Out of the ashes

After years of oppression, women will be the catalyst to shaping a peaceful, prosperous Afghanistan, says Sakena Yacoobi. But first, they need education

For decades, women in Afghanistan have existed on the margins of society. Isolated from family by child marriage, denied an education and held hostage by oppressive cultural beliefs, Afghan girls and women are among the world’s most illiterate, poverty-stricken and vulnerable people.

The reality of their lives breaks my heart. But it also fuels my passion to empower them, and that journey begins with education. For more than 25 years, I have laboured to prepare Afghanistan’s girls to take part in the creation of a better society, and to realise their full potential.

Afghan women are enduringly resilient and uniquely placed to influence the next generation

As a teenager, I received a good education in the US, which aided me in establishing the Afghan Institute of Learning (AIL), a women-led NGO born in the refugee camps of Pakistan. Now, more than ever, I believe my country’s future hinges on the education of women and girls.

Afghan women are enduringly resilient and uniquely placed to influence the next generation. Against the backdrop of war, the chaos of fractured government and social infrastructure, and the injustices imposed by a male-dominated culture, Afghan women have already overcome huge obstacles. They have survived war and displacement. They have begun to re-establish stable home lives. They are focused on their role as primary caregivers for young girls and boys, leaving them best placed to raise a new generation of forward-thinking leaders.

A quality education will give these strong, intelligent Afghan women the tools they need to be better wives, parents, money managers and administrators of their family’s health and wellbeing. As they develop critical thinking skills, they find new ways of dealing with the issues they face.

Their innate resourcefulness in problem solving is heightened by an ability to ask questions and share ideas with peers. Education affirms their instinctive sense of justice and equality, which empowers them to send both sons and daughters to school.

With the opportunity to learn marketable skills, an Afghan woman begins to generate income for her family, broadening her expectations for a better lifestyle. Her husband is happy for her help and becomes supportive of her efforts to continue learning, even encouraging her to attend university.

In this way, the educated Afghan woman demonstrates to her children both the value of learning, and the potential women have to engage in wider society as equals alongside men. Every day she models a more holistic role of women in family life, business and culture.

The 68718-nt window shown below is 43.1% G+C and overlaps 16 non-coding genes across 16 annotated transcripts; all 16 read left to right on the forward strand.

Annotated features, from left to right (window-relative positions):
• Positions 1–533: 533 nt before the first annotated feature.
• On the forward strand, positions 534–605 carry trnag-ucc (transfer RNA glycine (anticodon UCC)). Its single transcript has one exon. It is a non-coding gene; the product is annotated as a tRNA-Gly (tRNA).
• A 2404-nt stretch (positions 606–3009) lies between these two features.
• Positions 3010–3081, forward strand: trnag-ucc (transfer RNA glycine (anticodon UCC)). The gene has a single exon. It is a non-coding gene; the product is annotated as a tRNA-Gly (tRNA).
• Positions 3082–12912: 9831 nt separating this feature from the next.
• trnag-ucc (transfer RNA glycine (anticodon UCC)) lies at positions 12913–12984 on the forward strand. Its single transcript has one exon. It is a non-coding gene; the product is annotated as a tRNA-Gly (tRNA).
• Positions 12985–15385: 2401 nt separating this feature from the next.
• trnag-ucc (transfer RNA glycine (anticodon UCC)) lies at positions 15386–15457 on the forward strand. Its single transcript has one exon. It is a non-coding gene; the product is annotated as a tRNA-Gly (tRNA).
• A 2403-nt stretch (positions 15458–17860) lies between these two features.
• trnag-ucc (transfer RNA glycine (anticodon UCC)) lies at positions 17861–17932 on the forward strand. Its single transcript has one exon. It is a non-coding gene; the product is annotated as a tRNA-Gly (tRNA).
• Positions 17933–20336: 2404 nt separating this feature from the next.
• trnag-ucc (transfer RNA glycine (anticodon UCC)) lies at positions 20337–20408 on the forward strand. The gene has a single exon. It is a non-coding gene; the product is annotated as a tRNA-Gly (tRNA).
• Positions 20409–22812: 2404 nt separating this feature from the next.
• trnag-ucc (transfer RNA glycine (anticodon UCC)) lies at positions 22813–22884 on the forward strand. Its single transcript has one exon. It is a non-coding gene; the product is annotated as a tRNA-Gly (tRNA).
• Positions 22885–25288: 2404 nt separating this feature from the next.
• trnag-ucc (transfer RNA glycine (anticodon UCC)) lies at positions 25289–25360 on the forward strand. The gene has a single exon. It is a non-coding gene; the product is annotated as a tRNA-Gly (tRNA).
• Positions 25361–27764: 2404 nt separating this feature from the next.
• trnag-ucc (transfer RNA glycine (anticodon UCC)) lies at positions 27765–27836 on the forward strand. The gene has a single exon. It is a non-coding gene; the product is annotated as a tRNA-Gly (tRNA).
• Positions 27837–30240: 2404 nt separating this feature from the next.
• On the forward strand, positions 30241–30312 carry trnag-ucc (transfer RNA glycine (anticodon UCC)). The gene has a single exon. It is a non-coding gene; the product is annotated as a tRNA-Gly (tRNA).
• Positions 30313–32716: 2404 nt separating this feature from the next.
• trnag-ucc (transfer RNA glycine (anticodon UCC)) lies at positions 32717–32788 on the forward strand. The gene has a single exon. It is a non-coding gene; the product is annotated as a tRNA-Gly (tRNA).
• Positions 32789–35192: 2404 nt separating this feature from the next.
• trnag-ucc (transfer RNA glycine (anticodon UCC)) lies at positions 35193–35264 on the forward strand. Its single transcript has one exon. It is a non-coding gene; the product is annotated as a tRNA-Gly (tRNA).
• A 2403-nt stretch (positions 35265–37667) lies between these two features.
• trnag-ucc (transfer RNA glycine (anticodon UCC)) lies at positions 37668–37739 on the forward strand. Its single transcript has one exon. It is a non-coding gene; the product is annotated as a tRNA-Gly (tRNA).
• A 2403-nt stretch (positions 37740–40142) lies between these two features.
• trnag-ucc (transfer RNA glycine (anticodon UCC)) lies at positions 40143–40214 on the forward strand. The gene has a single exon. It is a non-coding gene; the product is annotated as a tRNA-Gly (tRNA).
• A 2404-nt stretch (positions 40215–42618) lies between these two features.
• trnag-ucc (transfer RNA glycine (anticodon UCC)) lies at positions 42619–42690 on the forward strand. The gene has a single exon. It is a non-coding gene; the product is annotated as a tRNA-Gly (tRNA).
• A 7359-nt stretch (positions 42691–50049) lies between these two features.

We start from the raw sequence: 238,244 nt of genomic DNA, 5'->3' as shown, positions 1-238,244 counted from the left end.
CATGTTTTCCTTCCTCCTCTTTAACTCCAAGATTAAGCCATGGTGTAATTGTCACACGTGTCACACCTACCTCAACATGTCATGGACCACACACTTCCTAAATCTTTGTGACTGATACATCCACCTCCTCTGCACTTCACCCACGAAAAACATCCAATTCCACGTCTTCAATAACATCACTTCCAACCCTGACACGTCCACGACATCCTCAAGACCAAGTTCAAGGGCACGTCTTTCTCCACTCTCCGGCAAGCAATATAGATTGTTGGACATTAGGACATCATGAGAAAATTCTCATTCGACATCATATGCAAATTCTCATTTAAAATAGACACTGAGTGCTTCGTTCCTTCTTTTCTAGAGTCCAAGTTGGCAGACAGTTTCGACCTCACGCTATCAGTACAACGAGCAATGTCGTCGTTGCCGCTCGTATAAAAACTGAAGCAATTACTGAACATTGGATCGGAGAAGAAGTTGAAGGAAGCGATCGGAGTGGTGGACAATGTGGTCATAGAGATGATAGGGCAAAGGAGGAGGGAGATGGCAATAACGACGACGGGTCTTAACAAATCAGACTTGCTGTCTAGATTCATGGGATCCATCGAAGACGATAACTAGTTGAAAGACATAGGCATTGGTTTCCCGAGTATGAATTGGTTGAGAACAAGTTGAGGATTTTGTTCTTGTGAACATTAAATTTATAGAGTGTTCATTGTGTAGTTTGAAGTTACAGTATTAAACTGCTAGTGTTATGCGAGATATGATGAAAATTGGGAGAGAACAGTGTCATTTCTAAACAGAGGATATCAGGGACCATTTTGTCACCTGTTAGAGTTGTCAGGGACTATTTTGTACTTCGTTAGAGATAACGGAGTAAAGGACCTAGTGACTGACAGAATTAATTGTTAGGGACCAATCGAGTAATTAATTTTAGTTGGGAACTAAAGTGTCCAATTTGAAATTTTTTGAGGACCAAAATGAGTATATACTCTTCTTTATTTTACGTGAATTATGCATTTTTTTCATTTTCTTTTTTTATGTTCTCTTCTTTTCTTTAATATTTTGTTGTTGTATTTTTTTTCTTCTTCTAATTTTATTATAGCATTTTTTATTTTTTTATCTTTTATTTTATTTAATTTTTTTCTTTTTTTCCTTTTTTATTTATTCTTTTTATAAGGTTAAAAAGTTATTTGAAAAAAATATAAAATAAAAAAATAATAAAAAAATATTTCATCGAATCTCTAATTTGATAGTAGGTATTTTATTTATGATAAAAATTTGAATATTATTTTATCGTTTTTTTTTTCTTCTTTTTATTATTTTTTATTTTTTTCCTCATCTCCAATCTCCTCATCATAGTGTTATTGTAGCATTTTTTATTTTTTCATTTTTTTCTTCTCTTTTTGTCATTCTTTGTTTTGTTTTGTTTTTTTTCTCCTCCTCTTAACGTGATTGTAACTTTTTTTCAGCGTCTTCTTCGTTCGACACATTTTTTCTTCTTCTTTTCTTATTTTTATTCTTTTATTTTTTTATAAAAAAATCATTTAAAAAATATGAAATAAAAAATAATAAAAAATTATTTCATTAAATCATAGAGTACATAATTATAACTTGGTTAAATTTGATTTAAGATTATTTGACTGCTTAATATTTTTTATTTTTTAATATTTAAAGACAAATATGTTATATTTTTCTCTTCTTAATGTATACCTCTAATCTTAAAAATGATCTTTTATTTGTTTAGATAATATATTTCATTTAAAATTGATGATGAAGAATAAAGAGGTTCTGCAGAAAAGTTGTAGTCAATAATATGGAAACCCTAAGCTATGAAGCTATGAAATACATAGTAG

Afghan women are just as critical outside of the family as government leaders, wielding influence in all spheres of society. Women already know what it is to manage bare-bones budgets and to find inventive, yet workable, solutions to seemingly impossible situations.

Knowing first-hand how gender and ethnic inequality demeans us all, women can influence officials to enforce existing human rights laws. Because they understand that joblessness drives poverty and violence, female leaders can advocate to remove the obstacles to entrepreneurship.

Women must be included around the table of Afghanistan’s decision-makers: they instinctively look for peaceable answers to the problems at hand. With education, women can capitalise on their intuitive nature to build a community, rather than destroy.

Afghan women don’t yet see themselves as trailblazers. But once educated, given role models and furnished with the tools to think through issues, they are eager to serve as leaders.

We need to shine a light on these women, to give others the confidence to step forward. To give just one example: during a 10-day AIL leadership course, two illiterate Afghan women were able to organise their peers to lobby against a government plan to move their refugee camp to a new location. A new solution was found, allowing their community to remain.

Another woman, a government employee – who did not see herself as a leader before the workshop – developed a project for a group of women beggars. It not only converted a war-torn space into a beautiful garden, but gave the women dignity and a way to earn an income.

These stories came to life after a short workshop. Just imagine the possibilities if this kind of education were open to girls and women across Afghanistan, from preschool to university.

Educating women for literacy is vital, but even more so is giving them the tools to shape Afghanistan’s future. With help, women will be the beating heart of efforts to restore our nation’s dignity, and build a peaceable and prosperous Afghanistan for generations to come.

About the writer

Sakena Yacoobi is CEO of the Afghan Institute of Learning, which taught 3,000 girls in secret during Taliban rule. Today, AIL reaches 400,000 Afghans a year. She is the 2015 WISE Prize for Education laureate, a Nobel Peace Prize nominee, and co-founder of the nonprofit Creating Hope International.